2013: 4.11 ERA, 15 saves, 65.2 IP, 9.9 K/9
Career: 3.39 ERA, 168 saves, 611.1 IP, 9.2 K/9
The Heath Bell experience was an interesting one. You'd have got long odds against him leading the team in saves, after a Diamondbacks debut where he retired only one of six batters faced, allowing a pair of home-runs, but that's where Bell ended the year. There were times when Heath would come in out of the bullpen and be so utterly dominant, you'd know why he had most saves in the majors from 2009-2011. I'm not just talking games, but almost months. Take the spell from July 12-August 6, for example. Over that time, Heath threw 11.1 scoreless innings, holding the opposition to six hits and no walks, with 15 strikeouts.
But then, there were days when he couldn't get anyone out. Bell had nine outings this year where he allowed a crooked number. Only three major-league relievers had more, and two of those played in Colorado. A 4.11 ERA isn't necessarily disastrous for a closer: Seattle's Tom Wilhelmsen picked up 24 saves this year, on a team well below .500, and with an ERA fractionally higher. However, given the game situations in which you're pitching, consistency is vital, and Bell didn't demonstrate it. If we knew in advance which Heath Bell experience we would get, he'd be ideal, but he's not so accommodating, and Bell as closer would mean a bumpy year for our digestive tracts.
2013: 4.48 ERA, 2 saves, 62.1 IP, 9.5 K/9
Career: 4.14 ERA, 19 saves, 380.2 IP, 9.0 K/9
The last time Hernandez closed regularly was July 2011. Why he has been consistently passed over since is a puzzle, though his mid-season struggles explain why he wasn't used this year, after Putz and Bell were found wanting. Prior to his dispatch to Reno on August 10, David had perhaps the worst two-month spell by a reliever in D-backs history - 21 innings, 22 earned runs. Given the length and depth of the slump, it was legitimate to ask if Hernandez was irreparable. But whatever ailed him - and there's some indication it was off-field issues - Reno was the cure, as he came back to allow one earned run over 14 September innings, with 16 strikeouts.
Worth bearing in mind: Hernandez is the only one of these four under team control for 2015 (unless Kevin Towers suffers some kind of attack, and picks up Bell's $9 million option). As perhaps the most likely man to be our closer that season - though Matt Stites may have something to say there - it might make sense to get him accustomed to the role now. While he did well in 2011, there's perhaps some difference between pinch-closing and the grind of holding the position regularly. On the other hand, when it comes to arbitration for relievers, saves are like those coins in Super Mario: the more you collect, the better.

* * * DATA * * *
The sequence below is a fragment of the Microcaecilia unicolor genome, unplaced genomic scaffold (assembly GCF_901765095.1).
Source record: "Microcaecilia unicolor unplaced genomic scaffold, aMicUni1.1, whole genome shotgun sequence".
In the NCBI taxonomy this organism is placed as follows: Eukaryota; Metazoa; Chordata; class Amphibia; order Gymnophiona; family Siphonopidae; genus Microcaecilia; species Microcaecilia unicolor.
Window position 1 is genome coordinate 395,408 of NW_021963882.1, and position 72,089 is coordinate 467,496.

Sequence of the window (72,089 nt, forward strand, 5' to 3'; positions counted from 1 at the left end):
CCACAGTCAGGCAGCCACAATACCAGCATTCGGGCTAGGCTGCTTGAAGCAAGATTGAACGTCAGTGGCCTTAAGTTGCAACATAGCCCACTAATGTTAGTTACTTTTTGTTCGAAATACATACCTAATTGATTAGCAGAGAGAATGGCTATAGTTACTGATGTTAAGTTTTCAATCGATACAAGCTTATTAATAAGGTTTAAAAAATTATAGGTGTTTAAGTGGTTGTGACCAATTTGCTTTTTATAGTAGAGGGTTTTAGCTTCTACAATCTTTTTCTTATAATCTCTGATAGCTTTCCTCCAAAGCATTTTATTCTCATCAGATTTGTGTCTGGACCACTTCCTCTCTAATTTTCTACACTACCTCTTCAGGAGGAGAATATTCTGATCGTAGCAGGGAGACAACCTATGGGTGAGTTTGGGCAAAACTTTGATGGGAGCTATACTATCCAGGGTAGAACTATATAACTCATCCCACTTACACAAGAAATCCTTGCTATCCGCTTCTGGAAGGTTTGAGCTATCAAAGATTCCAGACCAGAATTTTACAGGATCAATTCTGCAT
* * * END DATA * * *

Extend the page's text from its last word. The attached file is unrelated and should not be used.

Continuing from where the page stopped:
2013: 2.36 ERA, 6 saves, 34.1 IP, 10.0 K/9
Career: 2.99 ERA, 189 saves, 553 IP, 9.5 K/9
Putz's 142 ERA+ is now ninth-best among active players with 500+ innings, but 2013 has to be considered disappointing. That's more for the quantity of innings, with his lowest tally since 2008, than their quality, though he had a shaky April. Putz then missed virtually all of May and June, and came back to find his closer's role being performed competently by Ziegler. A 1.25 ERA over the final three months of the season for Putz wasn't enough for the Ziegling to desist (Brad's ERA for the same time being a thoroughly competent 2.45), but that does suggest JJ has a good shot of returning to his anointed role for the upcoming season.
As well as health concerns, perhaps a bigger question is, whether he will end the season here. He'll be a free-agent after 2014: considering he turns 37 before next Opening Day, and will earn $7 million this season, I'm inclined not to make much effort to extend him any further [I was kinda surprised we still have him for this year, the team extending him an additional year when they exercised his 2013 option]. If the D-backs fall out of the race early, we may well see Putz moved at the deadline to a contender. The team does seem to have enough alternatives that replacing him shouldn't be a major issue.
It's perhaps worth listing the stats for all four of these guys over the last three seasons in total.
Ziegler has been the best - in the sense of "most consistently good" - of the four relievers we're looking at, a significant part of that being because he's almost impossible to hit home-runs off. Only two MLB pitchers with 100+ innings over that time, have a better HR/rate than Ziegler's one every forty innings.
But that doesn't necessarily make him best suited to be a closer. His ability to generate ground-balls, almost at will, means he may be more useful coming in with runners on base, to extinguish a rally - most save situations start in the ninth, with the decks clear. There's also a question about his effectiveness against left-handed hitters, who have a career line of .299/.396/.426 against Ziegler. In the ninth, opposing managers can empty the bench, so he could end up seeing a lot more of them. That said, Brad did a good job keeping them quiet this season, holding lefties to .246/.333/.314, so perhaps he has learned how to use his repertoire?
So, there you have it. It seems likely to me that Putz will probably be the closer at the start of 2014. But as we saw this year, that doesn't mean he'll get most saves or that he'll finish the year in the role. Hence the poll question below....